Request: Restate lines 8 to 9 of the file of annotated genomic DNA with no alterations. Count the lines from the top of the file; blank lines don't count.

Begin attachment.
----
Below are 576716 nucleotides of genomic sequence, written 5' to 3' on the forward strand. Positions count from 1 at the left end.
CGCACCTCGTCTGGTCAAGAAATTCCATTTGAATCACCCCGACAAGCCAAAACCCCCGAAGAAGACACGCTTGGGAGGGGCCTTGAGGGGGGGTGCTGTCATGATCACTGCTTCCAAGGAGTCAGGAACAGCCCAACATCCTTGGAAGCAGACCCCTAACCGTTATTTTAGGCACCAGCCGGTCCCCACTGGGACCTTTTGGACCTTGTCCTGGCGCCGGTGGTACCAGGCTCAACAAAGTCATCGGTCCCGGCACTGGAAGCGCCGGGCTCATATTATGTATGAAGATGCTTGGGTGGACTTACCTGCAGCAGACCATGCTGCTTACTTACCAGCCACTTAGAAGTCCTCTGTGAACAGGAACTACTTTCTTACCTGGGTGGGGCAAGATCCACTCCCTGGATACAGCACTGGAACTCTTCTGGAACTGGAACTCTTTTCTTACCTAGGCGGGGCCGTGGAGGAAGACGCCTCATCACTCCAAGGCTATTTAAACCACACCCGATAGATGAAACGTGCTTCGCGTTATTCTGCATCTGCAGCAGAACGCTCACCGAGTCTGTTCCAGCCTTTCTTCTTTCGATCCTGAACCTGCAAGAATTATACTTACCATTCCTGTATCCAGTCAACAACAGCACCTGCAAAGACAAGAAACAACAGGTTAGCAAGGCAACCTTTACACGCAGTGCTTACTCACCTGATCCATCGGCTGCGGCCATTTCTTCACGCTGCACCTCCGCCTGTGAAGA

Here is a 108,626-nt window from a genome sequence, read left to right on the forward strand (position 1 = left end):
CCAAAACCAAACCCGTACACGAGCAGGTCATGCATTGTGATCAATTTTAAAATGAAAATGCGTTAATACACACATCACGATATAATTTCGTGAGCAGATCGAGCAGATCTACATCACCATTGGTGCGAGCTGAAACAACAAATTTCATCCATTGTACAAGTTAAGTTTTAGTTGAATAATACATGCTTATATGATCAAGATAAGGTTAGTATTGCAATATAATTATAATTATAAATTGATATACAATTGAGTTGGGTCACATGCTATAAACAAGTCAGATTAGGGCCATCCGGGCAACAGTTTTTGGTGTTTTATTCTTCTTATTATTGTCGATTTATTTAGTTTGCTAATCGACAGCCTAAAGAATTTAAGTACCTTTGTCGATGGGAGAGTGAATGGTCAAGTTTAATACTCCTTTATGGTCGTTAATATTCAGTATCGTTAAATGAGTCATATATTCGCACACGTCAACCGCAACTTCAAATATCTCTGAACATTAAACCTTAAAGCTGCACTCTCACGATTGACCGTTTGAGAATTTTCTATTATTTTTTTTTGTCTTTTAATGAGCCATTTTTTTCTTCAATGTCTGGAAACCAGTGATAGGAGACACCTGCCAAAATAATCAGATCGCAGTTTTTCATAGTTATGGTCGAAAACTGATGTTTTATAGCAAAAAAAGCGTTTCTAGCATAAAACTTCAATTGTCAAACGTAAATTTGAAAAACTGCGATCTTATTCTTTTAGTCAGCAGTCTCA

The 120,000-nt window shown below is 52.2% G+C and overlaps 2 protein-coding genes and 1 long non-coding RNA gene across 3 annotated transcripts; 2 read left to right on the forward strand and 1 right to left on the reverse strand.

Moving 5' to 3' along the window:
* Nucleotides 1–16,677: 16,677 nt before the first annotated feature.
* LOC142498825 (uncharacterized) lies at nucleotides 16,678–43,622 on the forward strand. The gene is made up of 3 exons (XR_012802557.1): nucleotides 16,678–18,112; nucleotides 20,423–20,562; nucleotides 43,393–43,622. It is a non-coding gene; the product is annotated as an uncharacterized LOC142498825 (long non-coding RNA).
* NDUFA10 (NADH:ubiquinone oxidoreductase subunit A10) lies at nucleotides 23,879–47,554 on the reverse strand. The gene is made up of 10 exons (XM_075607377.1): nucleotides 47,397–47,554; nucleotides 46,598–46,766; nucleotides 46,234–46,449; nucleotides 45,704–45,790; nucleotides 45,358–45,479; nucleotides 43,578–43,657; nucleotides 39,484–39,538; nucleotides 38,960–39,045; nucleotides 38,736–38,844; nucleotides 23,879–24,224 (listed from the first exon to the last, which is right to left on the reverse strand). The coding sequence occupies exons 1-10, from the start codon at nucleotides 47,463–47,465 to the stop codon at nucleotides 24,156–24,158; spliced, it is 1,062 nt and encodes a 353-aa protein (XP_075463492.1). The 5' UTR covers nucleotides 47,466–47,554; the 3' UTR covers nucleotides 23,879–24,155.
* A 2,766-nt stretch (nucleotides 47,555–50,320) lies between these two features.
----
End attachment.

* LOC142498825 (uncharacterized) lies at nucleotides 16,678–43,622 on the forward strand. The gene is made up of 3 exons (XR_012802557.1): nucleotides 16,678–18,112; nucleotides 20,423–20,562; nucleotides 43,393–43,622. It is a non-coding gene; the product is annotated as an uncharacterized LOC142498825 (long non-coding RNA).
* NDUFA10 (NADH:ubiquinone oxidoreductase subunit A10) lies at nucleotides 23,879–47,554 on the reverse strand. The gene is made up of 10 exons (XM_075607377.1): nucleotides 47,397–47,554; nucleotides 46,598–46,766; nucleotides 46,234–46,449; nucleotides 45,704–45,790; nucleotides 45,358–45,479; nucleotides 43,578–43,657; nucleotides 39,484–39,538; nucleotides 38,960–39,045; nucleotides 38,736–38,844; nucleotides 23,879–24,224 (listed from the first exon to the last, which is right to left on the reverse strand). The coding sequence occupies exons 1-10, from the start codon at nucleotides 47,463–47,465 to the stop codon at nucleotides 24,156–24,158; spliced, it is 1,062 nt and encodes a 353-aa protein (XP_075463492.1). The 5' UTR covers nucleotides 47,466–47,554; the 3' UTR covers nucleotides 23,879–24,155.